Monday, February 07, 2005

Getting Down in Addis Ababa

The New York Times has a story on the mixed reaction of local Ethiopians to the influx of foreign Rastafarians on the occasion of Bob Marley's 60th birthday (can you believe he would just be 60?).

Rastafarianism originated in Jamaica in the 1930s. As most readers probably know, Rastafarians worship Ethiopia's King/Emperor Haile Selassie (known as Ras Tafari before he became Emperor). Selassie seems to have been singled out in this way because Ethiopia was Africa's only un-colonized state, and was led by a ruler who (with help) managed to defeat European armies. Selassie was emperor between 1930-1936, and then for a very long period, 1941-1974. He was a controversial leader, to say the least. And he didn't understand the thousands of Jamaicans who had turned him into a figure of reverence. He was a little freaked when he first visited Jamaica, and saw thousands of followers waiting there for him: "There is a problem in Jamaica.... Please, help these people. They are misunderstanding, they do not understand our culture.... They need a church to be established and you are chosen to go."

I like Bob Marley's music, and I respect the Rastafarians. A religion is a religion, after all; it's power is measured in what it does for its followers, and it doesn't need to justify itself to anyone. There are supposedly a million Rastafarians worldwide.

That said, I find this whole spectacle kind of crazy. Here are thousands of followers, some from places like Japan, coming into a poor country, whose ruler's deification became, in some sense, obsolete when the rest of Africa became independent around 1960 (and he was never all that great a leader to begin with). They've come to the place that is theologically defined for them as the "promised land," though only a few hundred of them have ever actually tried to live there (this is a promised land that is desperately short of resources). Meanwhile, the local Ethiopians, many of whom are devout Protestant Christians, are complaining about the pot-smoking foreigners, and walking through the crowd with flyers for their Church.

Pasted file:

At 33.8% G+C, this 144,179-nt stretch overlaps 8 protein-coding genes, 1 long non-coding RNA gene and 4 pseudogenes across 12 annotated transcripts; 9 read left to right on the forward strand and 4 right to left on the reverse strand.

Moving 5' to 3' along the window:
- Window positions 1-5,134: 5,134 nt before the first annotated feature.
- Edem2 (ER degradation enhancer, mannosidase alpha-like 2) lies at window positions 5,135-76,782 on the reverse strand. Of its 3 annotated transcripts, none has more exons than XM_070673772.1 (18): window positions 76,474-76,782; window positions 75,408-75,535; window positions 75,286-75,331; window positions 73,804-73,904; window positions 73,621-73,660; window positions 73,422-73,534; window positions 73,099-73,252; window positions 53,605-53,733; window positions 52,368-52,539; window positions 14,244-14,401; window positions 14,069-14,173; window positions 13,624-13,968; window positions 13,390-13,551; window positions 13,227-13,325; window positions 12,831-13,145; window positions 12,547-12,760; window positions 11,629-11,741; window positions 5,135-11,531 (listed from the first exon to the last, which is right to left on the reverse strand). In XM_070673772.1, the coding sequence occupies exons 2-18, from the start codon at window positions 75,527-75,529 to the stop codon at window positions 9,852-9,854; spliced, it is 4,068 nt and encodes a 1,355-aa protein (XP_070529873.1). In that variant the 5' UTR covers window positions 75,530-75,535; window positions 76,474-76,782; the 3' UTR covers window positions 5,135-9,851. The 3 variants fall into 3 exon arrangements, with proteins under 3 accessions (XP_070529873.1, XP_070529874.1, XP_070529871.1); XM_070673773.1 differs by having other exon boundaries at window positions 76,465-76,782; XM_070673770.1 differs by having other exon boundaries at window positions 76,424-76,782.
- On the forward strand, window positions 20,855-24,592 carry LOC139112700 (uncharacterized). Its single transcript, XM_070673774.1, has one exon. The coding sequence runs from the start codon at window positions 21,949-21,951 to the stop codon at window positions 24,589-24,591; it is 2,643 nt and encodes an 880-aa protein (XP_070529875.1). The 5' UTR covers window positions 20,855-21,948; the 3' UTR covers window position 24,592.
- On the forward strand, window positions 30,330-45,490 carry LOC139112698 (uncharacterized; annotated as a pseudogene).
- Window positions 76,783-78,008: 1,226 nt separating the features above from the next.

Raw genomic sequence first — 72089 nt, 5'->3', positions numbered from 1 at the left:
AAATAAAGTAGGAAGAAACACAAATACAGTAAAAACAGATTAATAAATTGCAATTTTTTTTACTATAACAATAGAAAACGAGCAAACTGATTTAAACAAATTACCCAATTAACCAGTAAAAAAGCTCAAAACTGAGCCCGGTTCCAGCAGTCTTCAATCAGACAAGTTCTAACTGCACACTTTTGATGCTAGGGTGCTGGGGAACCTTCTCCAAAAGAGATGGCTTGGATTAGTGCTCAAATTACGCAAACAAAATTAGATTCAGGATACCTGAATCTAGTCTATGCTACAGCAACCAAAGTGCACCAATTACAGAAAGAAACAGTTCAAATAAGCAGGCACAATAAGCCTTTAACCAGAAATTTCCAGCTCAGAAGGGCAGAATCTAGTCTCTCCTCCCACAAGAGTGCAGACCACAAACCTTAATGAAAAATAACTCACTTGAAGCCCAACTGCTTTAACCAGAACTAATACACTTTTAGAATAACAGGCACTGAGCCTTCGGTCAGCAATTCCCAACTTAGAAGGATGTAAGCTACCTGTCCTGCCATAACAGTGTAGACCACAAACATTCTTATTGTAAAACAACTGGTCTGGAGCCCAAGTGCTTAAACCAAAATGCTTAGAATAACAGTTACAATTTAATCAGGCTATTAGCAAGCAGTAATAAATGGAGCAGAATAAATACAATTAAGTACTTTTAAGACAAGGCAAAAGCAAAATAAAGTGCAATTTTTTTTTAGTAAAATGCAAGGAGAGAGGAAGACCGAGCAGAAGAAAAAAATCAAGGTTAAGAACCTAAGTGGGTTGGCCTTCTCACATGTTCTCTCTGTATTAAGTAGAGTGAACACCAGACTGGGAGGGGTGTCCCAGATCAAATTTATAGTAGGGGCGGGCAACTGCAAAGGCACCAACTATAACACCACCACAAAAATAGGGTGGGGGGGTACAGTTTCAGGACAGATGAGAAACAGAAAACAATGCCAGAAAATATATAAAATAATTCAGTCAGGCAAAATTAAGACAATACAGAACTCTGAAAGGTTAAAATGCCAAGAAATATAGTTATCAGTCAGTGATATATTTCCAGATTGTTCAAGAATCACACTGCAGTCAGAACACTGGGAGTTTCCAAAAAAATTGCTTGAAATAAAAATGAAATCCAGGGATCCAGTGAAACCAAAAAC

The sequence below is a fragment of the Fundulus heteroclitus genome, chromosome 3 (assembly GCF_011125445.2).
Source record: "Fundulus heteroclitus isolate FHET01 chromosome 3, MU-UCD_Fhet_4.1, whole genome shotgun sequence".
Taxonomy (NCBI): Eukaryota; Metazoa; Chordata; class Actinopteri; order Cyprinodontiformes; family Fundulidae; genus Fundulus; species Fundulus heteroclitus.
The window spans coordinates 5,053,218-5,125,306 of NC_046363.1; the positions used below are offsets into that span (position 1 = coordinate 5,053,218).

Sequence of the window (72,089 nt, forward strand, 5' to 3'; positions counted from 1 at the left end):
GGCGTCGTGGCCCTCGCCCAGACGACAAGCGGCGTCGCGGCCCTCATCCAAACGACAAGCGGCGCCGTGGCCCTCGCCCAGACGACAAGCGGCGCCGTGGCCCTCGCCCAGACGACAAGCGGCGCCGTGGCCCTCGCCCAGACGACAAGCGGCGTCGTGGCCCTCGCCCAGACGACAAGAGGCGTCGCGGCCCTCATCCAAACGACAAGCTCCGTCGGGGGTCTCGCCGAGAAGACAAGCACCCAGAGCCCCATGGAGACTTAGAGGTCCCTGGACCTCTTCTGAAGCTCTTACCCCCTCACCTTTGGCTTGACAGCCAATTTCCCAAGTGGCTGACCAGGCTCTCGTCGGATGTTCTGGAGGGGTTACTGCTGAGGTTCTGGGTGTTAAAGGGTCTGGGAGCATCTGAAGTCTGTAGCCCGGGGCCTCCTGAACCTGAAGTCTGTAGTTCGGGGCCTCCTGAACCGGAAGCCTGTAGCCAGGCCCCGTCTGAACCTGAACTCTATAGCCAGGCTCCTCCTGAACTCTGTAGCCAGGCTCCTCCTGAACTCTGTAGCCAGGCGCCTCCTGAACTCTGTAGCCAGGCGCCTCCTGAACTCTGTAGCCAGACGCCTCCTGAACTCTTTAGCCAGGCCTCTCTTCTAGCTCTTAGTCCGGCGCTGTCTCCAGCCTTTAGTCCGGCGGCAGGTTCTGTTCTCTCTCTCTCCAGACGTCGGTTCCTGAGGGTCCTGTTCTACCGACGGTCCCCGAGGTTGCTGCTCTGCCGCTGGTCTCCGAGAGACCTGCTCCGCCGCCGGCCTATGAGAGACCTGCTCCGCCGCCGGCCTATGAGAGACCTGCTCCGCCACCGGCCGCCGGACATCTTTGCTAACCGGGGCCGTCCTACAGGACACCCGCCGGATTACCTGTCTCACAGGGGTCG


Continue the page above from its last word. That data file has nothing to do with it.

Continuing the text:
It's a little like something out of a book by Caryl Phillips (especially The Atlantic Sound), or a V.S. Naipaul travelogue.

* * *
Somewhat unrelatedly, Ethiopia has its own amazing music fusion scene, which was especially active in the 1970s (though it may be still going on, for all I know). You can hear some really interesting jazz/fusion music on a series of CDs called Ethiopiques. One can hear a (very short) sample of the sound here. If anyone can find longer samples or streams of Ethiopian jazz on the web, let me know.

There's something about this music that I find really compelling. It's at once swinging and experimental. It's at once distinctively African, and cosmopolitan and progressive...


Urmea said...

Hi Amardeep,
Thanks for dropping by and your kind words. (I am not very sure on the etiquette for replying to comments from bloggers - commentee's blog or commenter's??)
Thanks again,

3:32 AM  
Anonymous said...

Ethiopians are not devout protestants. They are devout Orthodox christians. And there church is The Ethiopoian Orthodox Church.

1:33 PM  
Desi Downunder said...

--- If anyone can find longer samples or streams of Ethiopian jazz on the web, let me know ---

I came across Ethiopian jazz or Ethiojazz in the Jim Jarmusch film, 'Broken Flowers' with Bill Murray. The songs in the soundtrack were just superb and that made me go haring about to find out more about the music and the artist behind it: Mulatu Astatke (or Astatqe). You can hear samples at Amazon:

5:54 AM  

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